Alan Thicke, who died Tuesday at the age of 69, was widely known for his starring role as Dr. Jason Seaver on Growing Pains — but it was a role he almost didn’t get.
When the role first came up, Thicke was coming off the failure of his 1983 syndicated late night talk show Thicke of the Night — which was meant to rival Johnny Carson’s The Tonight Show but ended up being canceled within its first year. His reputation damaged, Thicke was worried the show’s demise might have actually marked the end of his on-camera career.
“Every time I read about it, it was called ‘the ill-fated’ [show],” Thicke recalled in a 2006 reunion interview featured on the first season DVD. “I thought my middle name was ‘ill-fated.’ ”
That didn’t stop Thicke from trying. Already a successful television theme song composer, he was in the ABC executive offices as a writer pitching a new show when network executives brought up Growing Pains.
“They’re like ‘You know, we’ve got this other thing you might be interested in. They’re looking for an Alan Thicke-type,’ ” Thicke explained. “I said, ‘Well excuse me I’ve just been canceled — my show was a national joke and I could be driving zamboni next year for all I know, so if they’re looking for an Alan Thicke type, maybe I could read?’ ”
His persistence paid off, and got him a reading for the show. But there was still one other actor being considered for the role: Bruce Willis.
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“At the time, ABC was interested in a couple of actors and finding the right vehicle for them,” Thicke told Good Morning America in 2011. “Growing Pains was one of the vehicles — I was one of the guys. And the other guy was Bruce Willis. So I guess there would have been a chance that I would have been in Moonlighting and Bruce Willis would have been their dad.”
Since the network wasn’t sure who to put on which program, they scheduled chemistry tests with the men and the potential leading actresses being considered for the role of Maggie Seaver, Jason’s wife. When Joanna Kerns and Thicke were put together, there was instant chemistry — and an instant kiss.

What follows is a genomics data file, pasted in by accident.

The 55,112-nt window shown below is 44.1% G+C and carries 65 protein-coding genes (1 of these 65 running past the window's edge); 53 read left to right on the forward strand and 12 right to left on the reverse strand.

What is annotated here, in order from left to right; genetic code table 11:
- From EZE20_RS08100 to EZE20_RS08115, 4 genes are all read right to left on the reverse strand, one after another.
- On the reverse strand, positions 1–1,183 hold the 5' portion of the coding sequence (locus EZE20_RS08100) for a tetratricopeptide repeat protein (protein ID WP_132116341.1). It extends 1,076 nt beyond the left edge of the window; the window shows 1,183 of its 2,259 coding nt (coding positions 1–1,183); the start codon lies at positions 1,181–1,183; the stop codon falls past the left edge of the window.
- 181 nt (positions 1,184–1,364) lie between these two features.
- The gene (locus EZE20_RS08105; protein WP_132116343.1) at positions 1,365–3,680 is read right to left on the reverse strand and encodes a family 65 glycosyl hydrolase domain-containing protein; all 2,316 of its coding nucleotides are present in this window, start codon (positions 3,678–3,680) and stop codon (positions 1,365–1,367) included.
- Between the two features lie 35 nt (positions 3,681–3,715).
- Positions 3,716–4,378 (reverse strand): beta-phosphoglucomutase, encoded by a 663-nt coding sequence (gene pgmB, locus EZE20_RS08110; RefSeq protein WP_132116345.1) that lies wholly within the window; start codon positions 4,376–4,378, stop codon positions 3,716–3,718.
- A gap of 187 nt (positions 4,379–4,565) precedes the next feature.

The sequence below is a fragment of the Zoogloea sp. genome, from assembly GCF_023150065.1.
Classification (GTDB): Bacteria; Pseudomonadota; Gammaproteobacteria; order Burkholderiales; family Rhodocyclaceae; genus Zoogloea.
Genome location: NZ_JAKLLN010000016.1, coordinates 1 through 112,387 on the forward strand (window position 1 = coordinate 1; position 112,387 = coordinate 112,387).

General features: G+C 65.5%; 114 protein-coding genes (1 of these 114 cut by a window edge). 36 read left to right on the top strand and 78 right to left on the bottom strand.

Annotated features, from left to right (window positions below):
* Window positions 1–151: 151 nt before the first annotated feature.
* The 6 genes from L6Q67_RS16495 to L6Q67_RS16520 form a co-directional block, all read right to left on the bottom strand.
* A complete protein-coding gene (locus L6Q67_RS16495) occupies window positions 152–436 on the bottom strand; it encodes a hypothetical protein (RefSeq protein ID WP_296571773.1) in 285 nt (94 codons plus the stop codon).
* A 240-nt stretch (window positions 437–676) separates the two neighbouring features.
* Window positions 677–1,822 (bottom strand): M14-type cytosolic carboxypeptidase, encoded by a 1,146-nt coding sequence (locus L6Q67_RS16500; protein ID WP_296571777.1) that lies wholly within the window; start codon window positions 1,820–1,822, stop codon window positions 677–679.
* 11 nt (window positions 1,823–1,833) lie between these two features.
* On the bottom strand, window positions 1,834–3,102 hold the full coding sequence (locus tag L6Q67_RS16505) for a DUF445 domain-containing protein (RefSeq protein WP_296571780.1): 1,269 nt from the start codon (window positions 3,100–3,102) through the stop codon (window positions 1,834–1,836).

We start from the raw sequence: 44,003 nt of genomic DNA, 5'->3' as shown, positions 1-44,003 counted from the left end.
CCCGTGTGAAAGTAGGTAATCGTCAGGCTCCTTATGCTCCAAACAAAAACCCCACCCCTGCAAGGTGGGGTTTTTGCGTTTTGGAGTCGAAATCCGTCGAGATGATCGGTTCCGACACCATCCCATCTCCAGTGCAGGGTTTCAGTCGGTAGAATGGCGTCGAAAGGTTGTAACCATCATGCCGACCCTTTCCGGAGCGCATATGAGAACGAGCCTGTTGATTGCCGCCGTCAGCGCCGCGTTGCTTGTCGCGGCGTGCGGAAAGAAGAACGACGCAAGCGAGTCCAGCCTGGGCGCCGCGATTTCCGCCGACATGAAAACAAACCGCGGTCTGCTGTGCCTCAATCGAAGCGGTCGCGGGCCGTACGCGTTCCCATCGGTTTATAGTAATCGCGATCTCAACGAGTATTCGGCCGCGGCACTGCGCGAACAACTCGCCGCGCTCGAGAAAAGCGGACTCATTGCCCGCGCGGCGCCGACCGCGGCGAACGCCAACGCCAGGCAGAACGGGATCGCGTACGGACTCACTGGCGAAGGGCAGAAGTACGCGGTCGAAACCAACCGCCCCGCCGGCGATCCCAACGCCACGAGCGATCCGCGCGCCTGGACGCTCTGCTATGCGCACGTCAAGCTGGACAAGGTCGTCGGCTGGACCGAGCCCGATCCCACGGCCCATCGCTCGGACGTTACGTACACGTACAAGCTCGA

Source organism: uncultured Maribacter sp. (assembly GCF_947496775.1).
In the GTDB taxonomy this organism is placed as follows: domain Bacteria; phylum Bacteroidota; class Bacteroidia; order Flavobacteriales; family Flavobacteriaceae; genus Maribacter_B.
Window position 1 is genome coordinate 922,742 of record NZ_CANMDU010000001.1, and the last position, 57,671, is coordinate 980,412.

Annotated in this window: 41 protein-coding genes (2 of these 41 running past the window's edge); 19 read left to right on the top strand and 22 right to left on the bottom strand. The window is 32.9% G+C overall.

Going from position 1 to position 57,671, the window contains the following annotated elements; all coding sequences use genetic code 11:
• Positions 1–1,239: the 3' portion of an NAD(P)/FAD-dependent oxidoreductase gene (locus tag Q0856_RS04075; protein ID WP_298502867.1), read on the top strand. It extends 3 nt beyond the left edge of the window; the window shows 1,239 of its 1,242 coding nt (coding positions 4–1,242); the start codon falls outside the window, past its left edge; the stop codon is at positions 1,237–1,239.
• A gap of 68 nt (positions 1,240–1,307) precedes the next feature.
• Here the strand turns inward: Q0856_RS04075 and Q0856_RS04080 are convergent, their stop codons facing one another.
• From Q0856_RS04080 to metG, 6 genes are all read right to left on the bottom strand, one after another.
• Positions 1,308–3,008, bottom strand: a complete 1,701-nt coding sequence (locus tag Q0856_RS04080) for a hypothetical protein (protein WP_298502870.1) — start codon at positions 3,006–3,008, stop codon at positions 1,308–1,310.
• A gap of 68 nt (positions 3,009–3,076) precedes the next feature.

“I remember getting the call and walking into the audition room, and I was simply told to “Go kiss that girl over there — the blonde girl,’ ” Thicke said in the DVD’s season 1 reunion feature. “And so I walked over to [Joanna] and had about two lines together. And then we were intimate.”
The two were both going through divorces at the time — she from commercial producer Richard Kerns and he from Days of Our Lives actress Gloria Loring (whom he collaborated with on themes from The Facts of Life and Diff’rent Storkes). And though there was never romance between the pair off-screen, the affection they had for one another grew into a lifelong friendship.
“We had some chemistry and it worked out,” he said. “And the next thing I remember, the audition takes place in this sort of amphitheater with a bunch of suits in darkness. And then I heard a voice from the top saying, ‘Alan, you sure you want to do this?’ He gave me the job on the spot just for kissing her.”
Getting the gig brought Thicke to tears. “I had just been canceled months ago in the embarrassing debacle I hosted against Johnny Carson. And I was so beaten up and so defeated that as soon as I heard that I got it, I kind of broke down,” he said. “The only call I made was to my sons. I was like, ‘You got to hear what had happened. We’re going to make it.’ Because it was a frightening, desperate time before that. I was worried.”
Growing Pains premiered on ABC in September 1985 and ran for seven seasons and 166 episodes. It made stars out of its cast, especially Kirk Cameron, Tracey Gold, and Jeremy Miller, who together played the Seaver kids.
After its April 1992 series finale, the cast (including Ashley Johnson who joined as daughter Chrissy during the show’s final two seasons) united for two reunion movies: 2000’s The Growing Pains Movie and 2004’s Growing Pains: Return of the Seavers.
The cast was a family on set and off. Thicke’s sons — Brennan, 41, Robin, 39, and Carter William, 19 — would often spend time on set — the older boys sometimes even appearing as background extras in scenes. “My boys felt like a part of the extended family,” Thicke said. “We never ever had a birthday party or Halloween or a special occasion where everybody didn’t come or get invited.”
Thicke, who would also warm-up the audience on taping days, said his own parenting values closely mirrored that of his TV character’s.
“I think as Jason, I was kind of a cheerleader,” Thicke confessed. “He always wanted to see the good in the family and rely on the better instincts of your children — of course, none of which proves to be true in real life. And that’s what made our show funny. I was proud of the role because I did feel it reflected things I would be happy to stand for.”
But mostly, Thicke took the responsibility of maintaining those values for fans well after the show ended — watching his language in public and making sure he was keeping the memory of Growing Pains alive.
“I often hear somebody say, ‘I grew up with you — you raised me, ‘ ” Thicke said at the end of the half-hour special. “A lot of people identified with our stories and the character and how we parented. And I think they genuinely do feel that they were in our family and in our home.”